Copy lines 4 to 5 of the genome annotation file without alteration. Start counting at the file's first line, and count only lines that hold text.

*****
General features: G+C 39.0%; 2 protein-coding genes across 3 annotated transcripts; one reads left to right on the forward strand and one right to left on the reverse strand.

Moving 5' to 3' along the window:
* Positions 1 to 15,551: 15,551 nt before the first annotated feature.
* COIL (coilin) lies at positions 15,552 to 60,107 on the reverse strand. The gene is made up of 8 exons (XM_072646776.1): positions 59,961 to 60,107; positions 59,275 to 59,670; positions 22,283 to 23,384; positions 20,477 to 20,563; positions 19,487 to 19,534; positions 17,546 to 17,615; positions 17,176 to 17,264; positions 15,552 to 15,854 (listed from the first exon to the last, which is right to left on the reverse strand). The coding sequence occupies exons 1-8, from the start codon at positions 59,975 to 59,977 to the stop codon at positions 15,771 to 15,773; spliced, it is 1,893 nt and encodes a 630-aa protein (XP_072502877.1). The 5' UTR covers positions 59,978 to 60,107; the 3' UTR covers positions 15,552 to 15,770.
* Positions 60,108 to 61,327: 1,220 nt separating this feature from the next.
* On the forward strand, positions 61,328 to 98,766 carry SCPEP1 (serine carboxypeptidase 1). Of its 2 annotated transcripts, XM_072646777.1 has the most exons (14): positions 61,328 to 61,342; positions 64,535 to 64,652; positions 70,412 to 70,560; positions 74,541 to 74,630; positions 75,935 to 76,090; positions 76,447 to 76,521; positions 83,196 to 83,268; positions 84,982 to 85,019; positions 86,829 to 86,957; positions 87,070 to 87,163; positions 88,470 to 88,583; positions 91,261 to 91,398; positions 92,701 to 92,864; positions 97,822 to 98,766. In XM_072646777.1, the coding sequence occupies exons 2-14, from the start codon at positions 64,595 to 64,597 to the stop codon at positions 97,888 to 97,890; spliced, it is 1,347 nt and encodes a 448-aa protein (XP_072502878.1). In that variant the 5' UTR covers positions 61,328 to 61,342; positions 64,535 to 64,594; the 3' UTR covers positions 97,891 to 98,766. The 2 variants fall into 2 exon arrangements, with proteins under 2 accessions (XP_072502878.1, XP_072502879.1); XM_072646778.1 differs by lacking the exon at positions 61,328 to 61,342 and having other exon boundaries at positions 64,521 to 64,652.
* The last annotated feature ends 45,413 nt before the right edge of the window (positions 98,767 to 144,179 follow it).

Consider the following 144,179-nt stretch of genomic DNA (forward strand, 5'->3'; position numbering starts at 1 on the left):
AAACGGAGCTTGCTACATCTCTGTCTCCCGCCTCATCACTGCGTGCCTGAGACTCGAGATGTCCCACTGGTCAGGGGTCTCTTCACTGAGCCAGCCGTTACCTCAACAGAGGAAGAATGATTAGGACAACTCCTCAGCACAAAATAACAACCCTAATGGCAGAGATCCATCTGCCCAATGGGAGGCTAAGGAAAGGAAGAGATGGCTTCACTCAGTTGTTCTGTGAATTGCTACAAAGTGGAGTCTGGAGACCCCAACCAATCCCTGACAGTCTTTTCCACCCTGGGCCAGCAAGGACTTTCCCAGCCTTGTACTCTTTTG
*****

* COIL (coilin) lies at positions 15,552 to 60,107 on the reverse strand. The gene is made up of 8 exons (XM_072646776.1): positions 59,961 to 60,107; positions 59,275 to 59,670; positions 22,283 to 23,384; positions 20,477 to 20,563; positions 19,487 to 19,534; positions 17,546 to 17,615; positions 17,176 to 17,264; positions 15,552 to 15,854 (listed from the first exon to the last, which is right to left on the reverse strand). The coding sequence occupies exons 1-8, from the start codon at positions 59,975 to 59,977 to the stop codon at positions 15,771 to 15,773; spliced, it is 1,893 nt and encodes a 630-aa protein (XP_072502877.1). The 5' UTR covers positions 59,978 to 60,107; the 3' UTR covers positions 15,552 to 15,770.
* Positions 60,108 to 61,327: 1,220 nt separating this feature from the next.